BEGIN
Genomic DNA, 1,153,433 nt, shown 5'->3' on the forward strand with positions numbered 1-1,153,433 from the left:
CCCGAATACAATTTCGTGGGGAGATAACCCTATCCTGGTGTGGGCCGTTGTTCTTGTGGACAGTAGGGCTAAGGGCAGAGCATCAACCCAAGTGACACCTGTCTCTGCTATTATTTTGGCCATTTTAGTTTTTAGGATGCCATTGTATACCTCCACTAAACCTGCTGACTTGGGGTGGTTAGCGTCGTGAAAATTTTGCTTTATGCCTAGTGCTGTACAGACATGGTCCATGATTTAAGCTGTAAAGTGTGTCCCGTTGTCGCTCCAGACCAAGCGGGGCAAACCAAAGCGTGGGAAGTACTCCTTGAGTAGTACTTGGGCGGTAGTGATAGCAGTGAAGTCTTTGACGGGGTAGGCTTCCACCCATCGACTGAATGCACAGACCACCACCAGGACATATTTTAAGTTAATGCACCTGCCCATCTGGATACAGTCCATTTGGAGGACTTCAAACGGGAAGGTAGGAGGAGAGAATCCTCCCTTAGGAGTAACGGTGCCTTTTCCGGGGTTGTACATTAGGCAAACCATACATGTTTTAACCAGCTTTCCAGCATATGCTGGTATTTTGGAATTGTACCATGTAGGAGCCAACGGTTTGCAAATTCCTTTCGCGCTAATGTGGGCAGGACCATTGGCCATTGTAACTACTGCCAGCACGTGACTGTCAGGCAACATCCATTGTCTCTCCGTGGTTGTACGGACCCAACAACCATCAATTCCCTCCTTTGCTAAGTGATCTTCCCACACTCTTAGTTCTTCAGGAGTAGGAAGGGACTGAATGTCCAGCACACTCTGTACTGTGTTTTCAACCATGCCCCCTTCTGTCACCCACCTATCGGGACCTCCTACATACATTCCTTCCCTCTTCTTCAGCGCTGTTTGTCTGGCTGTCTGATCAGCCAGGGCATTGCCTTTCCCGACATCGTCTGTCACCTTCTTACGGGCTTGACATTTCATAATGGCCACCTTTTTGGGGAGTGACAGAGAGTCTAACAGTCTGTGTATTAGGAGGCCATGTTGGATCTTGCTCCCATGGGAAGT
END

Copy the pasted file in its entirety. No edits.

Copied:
Genomic DNA, 1,153,433 nt, shown 5'->3' on the forward strand with positions numbered 1-1,153,433 from the left:
CCCGAATACAATTTCGTGGGGAGATAACCCTATCCTGGTGTGGGCCGTTGTTCTTGTGGACAGTAGGGCTAAGGGCAGAGCATCAACCCAAGTGACACCTGTCTCTGCTATTATTTTGGCCATTTTAGTTTTTAGGATGCCATTGTATACCTCCACTAAACCTGCTGACTTGGGGTGGTTAGCGTCGTGAAAATTTTGCTTTATGCCTAGTGCTGTACAGACATGGTCCATGATTTAAGCTGTAAAGTGTGTCCCGTTGTCGCTCCAGACCAAGCGGGGCAAACCAAAGCGTGGGAAGTACTCCTTGAGTAGTACTTGGGCGGTAGTGATAGCAGTGAAGTCTTTGACGGGGTAGGCTTCCACCCATCGACTGAATGCACAGACCACCACCAGGACATATTTTAAGTTAATGCACCTGCCCATCTGGATACAGTCCATTTGGAGGACTTCAAACGGGAAGGTAGGAGGAGAGAATCCTCCCTTAGGAGTAACGGTGCCTTTTCCGGGGTTGTACATTAGGCAAACCATACATGTTTTAACCAGCTTTCCAGCATATGCTGGTATTTTGGAATTGTACCATGTAGGAGCCAACGGTTTGCAAATTCCTTTCGCGCTAATGTGGGCAGGACCATTGGCCATTGTAACTACTGCCAGCACGTGACTGTCAGGCAACATCCATTGTCTCTCCGTGGTTGTACGGACCCAACAACCATCAATTCCCTCCTTTGCTAAGTGATCTTCCCACACTCTTAGTTCTTCAGGAGTAGGAAGGGACTGAATGTCCAGCACACTCTGTACTGTGTTTTCAACCATGCCCCCTTCTGTCACCCACCTATCGGGACCTCCTACATACATTCCTTCCCTCTTCTTCAGCGCTGTTTGTCTGGCTGTCTGATCAGCCAGGGCATTGCCTTTCCCGACATCGTCTGTCACCTTCTTACGGGCTTGACATTTCATAATGGCCACCTTTTTGGGGAGTGACAGAGAGTCTAACAGTCTGTGTATTAGGAGGCCATGTTGGATCTTGCTCCCATGGGAAGT